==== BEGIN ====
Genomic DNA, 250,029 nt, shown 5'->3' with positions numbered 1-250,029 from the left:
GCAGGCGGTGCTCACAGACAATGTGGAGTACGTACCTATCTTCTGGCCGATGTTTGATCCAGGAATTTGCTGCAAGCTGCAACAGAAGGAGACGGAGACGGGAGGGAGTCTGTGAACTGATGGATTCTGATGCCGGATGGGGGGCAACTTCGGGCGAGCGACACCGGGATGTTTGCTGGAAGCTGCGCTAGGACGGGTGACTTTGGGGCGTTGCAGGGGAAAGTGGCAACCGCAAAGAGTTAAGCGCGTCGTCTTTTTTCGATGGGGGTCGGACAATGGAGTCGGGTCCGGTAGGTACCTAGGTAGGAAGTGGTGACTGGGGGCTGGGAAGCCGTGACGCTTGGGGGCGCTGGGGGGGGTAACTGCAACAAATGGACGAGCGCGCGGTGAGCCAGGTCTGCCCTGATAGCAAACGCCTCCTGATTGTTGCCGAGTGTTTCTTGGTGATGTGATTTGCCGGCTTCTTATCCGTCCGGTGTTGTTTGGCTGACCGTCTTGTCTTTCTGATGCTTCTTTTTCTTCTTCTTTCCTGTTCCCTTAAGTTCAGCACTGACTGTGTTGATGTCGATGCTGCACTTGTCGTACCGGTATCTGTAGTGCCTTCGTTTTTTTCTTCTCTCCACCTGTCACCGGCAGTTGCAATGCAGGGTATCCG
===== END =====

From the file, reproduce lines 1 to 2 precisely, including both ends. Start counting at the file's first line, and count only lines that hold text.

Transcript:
Genomic DNA, 250,029 nt, shown 5'->3' with positions numbered 1-250,029 from the left:
GCAGGCGGTGCTCACAGACAATGTGGAGTACGTACCTATCTTCTGGCCGATGTTTGATCCAGGAATTTGCTGCAAGCTGCAACAGAAGGAGACGGAGACGGGAGGGAGTCTGTGAACTGATGGATTCTGATGCCGGATGGGGGGCAACTTCGGGCGAGCGACACCGGGATGTTTGCTGGAAGCTGCGCTAGGACGGGTGACTTTGGGGCGTTGCAGGGGAAAGTGGCAACCGCAAAGAGTTAAGCGCGTCGTCTTTTTTCGATGGGGGTCGGACAATGGAGTCGGGTCCGGTAGGTACCTAGGTAGGAAGTGGTGACTGGGGGCTGGGAAGCCGTGACGCTTGGGGGCGCTGGGGGGGGTAACTGCAACAAATGGACGAGCGCGCGGTGAGCCAGGTCTGCCCTGATAGCAAACGCCTCCTGATTGTTGCCGAGTGTTTCTTGGTGATGTGATTTGCCGGCTTCTTATCCGTCCGGTGTTGTTTGGCTGACCGTCTTGTCTTTCTGATGCTTCTTTTTCTTCTTCTTTCCTGTTCCCTTAAGTTCAGCACTGACTGTGTTGATGTCGATGCTGCACTTGTCGTACCGGTATCTGTAGTGCCTTCGTTTTTTTCTTCTCTCCACCTGTCACCGGCAGTTGCAATGCAGGGTATCCG